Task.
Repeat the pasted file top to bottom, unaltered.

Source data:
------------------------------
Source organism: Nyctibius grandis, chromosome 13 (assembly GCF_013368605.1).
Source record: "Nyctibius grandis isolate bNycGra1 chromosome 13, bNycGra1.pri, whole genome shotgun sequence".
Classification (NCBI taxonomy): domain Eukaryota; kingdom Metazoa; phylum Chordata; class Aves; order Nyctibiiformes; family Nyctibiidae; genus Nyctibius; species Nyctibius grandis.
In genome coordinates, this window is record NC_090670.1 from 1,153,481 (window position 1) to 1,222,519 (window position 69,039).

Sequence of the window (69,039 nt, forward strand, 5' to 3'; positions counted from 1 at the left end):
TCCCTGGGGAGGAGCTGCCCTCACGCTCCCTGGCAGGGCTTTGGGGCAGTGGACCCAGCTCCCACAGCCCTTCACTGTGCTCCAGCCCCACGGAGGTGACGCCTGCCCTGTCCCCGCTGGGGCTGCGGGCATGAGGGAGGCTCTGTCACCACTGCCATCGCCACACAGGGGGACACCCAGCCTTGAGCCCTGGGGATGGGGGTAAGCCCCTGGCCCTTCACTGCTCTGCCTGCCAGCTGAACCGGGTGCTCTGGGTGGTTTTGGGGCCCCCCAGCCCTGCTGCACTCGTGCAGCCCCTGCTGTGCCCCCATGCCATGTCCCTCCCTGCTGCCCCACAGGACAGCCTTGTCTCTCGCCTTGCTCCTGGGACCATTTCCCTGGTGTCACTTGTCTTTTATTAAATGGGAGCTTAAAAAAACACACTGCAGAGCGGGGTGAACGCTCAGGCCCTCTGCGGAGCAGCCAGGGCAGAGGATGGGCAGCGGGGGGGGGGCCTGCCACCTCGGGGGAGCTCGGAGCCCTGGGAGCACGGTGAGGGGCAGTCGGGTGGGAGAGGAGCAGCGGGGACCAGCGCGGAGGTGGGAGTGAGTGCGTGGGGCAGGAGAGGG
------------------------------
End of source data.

Source organism: Nyctibius grandis, chromosome 13 (assembly GCF_013368605.1).
Source record: "Nyctibius grandis isolate bNycGra1 chromosome 13, bNycGra1.pri, whole genome shotgun sequence".
Classification (NCBI taxonomy): domain Eukaryota; kingdom Metazoa; phylum Chordata; class Aves; order Nyctibiiformes; family Nyctibiidae; genus Nyctibius; species Nyctibius grandis.
In genome coordinates, this window is record NC_090670.1 from 1,153,481 (window position 1) to 1,222,519 (window position 69,039).

Sequence of the window (69,039 nt, forward strand, 5' to 3'; positions counted from 1 at the left end):
TCCCTGGGGAGGAGCTGCCCTCACGCTCCCTGGCAGGGCTTTGGGGCAGTGGACCCAGCTCCCACAGCCCTTCACTGTGCTCCAGCCCCACGGAGGTGACGCCTGCCCTGTCCCCGCTGGGGCTGCGGGCATGAGGGAGGCTCTGTCACCACTGCCATCGCCACACAGGGGGACACCCAGCCTTGAGCCCTGGGGATGGGGGTAAGCCCCTGGCCCTTCACTGCTCTGCCTGCCAGCTGAACCGGGTGCTCTGGGTGGTTTTGGGGCCCCCCAGCCCTGCTGCACTCGTGCAGCCCCTGCTGTGCCCCCATGCCATGTCCCTCCCTGCTGCCCCACAGGACAGCCTTGTCTCTCGCCTTGCTCCTGGGACCATTTCCCTGGTGTCACTTGTCTTTTATTAAATGGGAGCTTAAAAAAACACACTGCAGAGCGGGGTGAACGCTCAGGCCCTCTGCGGAGCAGCCAGGGCAGAGGATGGGCAGCGGGGGGGGGGCCTGCCACCTCGGGGGAGCTCGGAGCCCTGGGAGCACGGTGAGGGGCAGTCGGGTGGGAGAGGAGCAGCGGGGACCAGCGCGGAGGTGGGAGTGAGTGCGTGGGGCAGGAGAGGG